Yoga (Sk.) (1) One of the six Darshanas or schools of India; a school of philosophy founded by Patanjali, though the real Yoga doctrine, the one that is said to have helped to prepare the world for the preaching of Buddha, is attributed with good reasons to the more ancient sage Yâjnawalkya, the writer of the Shatapatha Brâhmana, of Yajur Veda, the Brihad Âranyaka, and other famous works. (2) The practice of meditation as a means of leading to spiritual liberation. Psycho-spiritual powers are obtained thereby, and induced ecstatic states lead to the clear and correct perception of the eternal truths, in both the visible and invisible universe.

 

See also: Apâna, Âsana, Ashta Siddhis, Dhârana, Djnâna, Hatha Yoga, Indriya, Jagrata, Prânâyâma, Pratyâharana, Râga, Râja-Yoga,  Samâdhi, Samâpatti, Sushumnâ, Turîya Avasthâ, Upekshâ, Yogi, etc.

Theosophical Glossary

Biography by William Quan Judge

About Patanjali’s life very little, if anything, can be said. In the Rudra Jamala, the Vrihannandikeśwara and the Padma-Purana are some meager statements, more or less legendary, relating to his birth. Ilavrita-Varsha is said to have been his birthplace, his mother being Sati the wife of Angiras. The tradition runs that upon his birth he made known things past, present and future, showing the intellect and penetration of a sage while yet an infant. He is said to have married one Lolupa, whom he found in the hollow of a tree on the north of Sumeru, and thereafter to have lived to a great age. On one occasion, being insulted by the inhabitants of Bhotabhandra while he was engaged in religious austerities, he reduced them to ashes by fire from his mouth.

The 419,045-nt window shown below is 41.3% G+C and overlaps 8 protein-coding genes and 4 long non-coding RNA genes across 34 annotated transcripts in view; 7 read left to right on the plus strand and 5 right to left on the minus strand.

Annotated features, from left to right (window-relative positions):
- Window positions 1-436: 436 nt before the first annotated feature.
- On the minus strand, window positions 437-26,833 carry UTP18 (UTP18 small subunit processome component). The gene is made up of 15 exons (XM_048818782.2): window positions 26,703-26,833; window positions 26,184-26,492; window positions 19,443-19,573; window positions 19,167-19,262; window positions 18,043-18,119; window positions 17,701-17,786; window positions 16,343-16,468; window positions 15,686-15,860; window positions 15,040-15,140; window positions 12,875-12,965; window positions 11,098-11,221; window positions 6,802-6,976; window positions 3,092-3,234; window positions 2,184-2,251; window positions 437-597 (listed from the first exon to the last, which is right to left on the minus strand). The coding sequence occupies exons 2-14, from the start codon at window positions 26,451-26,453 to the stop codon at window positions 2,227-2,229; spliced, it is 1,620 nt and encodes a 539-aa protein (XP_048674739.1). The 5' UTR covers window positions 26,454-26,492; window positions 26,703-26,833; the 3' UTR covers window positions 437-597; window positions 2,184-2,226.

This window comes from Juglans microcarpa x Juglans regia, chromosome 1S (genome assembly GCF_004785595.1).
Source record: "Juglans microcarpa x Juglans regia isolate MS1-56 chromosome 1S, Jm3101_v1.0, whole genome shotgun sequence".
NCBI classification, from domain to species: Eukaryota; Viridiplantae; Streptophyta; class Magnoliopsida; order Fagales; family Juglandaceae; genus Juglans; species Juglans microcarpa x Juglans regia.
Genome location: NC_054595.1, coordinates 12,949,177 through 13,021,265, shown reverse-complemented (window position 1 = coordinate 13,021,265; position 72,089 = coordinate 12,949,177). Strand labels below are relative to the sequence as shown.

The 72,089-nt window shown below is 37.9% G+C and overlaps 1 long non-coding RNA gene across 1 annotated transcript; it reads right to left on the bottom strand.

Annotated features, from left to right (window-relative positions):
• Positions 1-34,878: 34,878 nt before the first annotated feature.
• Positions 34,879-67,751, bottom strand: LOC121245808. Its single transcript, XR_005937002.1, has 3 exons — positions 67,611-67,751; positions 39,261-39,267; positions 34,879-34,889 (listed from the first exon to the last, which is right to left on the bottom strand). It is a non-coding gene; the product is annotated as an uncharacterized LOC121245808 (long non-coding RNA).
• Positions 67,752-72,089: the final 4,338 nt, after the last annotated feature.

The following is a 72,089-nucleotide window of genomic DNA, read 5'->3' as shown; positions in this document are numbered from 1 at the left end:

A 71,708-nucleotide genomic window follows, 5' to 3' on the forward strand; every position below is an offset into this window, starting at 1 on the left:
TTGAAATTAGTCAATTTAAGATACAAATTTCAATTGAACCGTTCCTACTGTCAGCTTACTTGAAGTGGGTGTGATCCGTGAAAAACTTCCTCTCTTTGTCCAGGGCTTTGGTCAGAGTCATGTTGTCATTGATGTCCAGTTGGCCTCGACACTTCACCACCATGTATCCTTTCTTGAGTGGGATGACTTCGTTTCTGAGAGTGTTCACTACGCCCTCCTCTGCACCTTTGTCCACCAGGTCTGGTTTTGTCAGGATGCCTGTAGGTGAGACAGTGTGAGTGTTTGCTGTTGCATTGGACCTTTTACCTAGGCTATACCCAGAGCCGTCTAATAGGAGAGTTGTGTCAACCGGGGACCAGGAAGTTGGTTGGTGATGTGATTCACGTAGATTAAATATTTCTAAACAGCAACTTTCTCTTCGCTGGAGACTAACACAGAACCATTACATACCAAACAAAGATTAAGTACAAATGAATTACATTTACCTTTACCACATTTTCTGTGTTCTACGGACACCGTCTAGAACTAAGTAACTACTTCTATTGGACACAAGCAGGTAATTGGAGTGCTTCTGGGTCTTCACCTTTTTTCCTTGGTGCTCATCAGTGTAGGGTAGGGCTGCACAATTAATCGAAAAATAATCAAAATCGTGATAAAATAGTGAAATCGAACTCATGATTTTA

That these accounts are legendary and symbolical can be easily seen. Ilavrita-Varsha is no part of India, but is some celestial abode. The name of India proper is Bharata Varsha. “In it and nowhere else do the four ages or Yugas — Krita, Treta, Dwapara and Kali — exist. Here devotees perform austerities and priests sacrifice. In this respect Bharata is the most excellent division; for this is the land of works, while the others are places of enjoyment.” In the Bhagavat-Purana it is said: “Of the Varshas, Bharata alone is the land of works; the other eight (including Ilavrita-Varsha) are places where the celestials enjoy the remaining rewards of their works.” As Bharata-Varsha is a division of Jambudwipa, and known as India, and the other Varshas are for celestials, it follows that the account of Patanjali’s birthplace cannot be relied upon in a material sense. It may be the ancient method of showing how great sages now and then descend from other spheres to aid and benefit man. But there is also another Patanjali mentioned in the Indian books. He was born in India at Gonarda, in the east, and from there be went to reside temporarily in Kashmir. Prof. Goldstucker has concluded that this later Patanjali wrote about 140 B.C. His writings were commentaries upon the great grammarian Panini, and it is in respect to the Sanskrit language that he is regarded as an authority. He must not be confounded with our Patanjali; of the latter all that we have is the Philosophy set forth in the Aphorisms.

— from the Preface to the First Edition, of The Yoga Aphorisms of Patanjali, An Interpretation by William Quan Judge

On the Date of Patanjali's Life

Selection from the Article “Sri Sankaracharya’s Date and Doctrine”, The Theosophist, 1883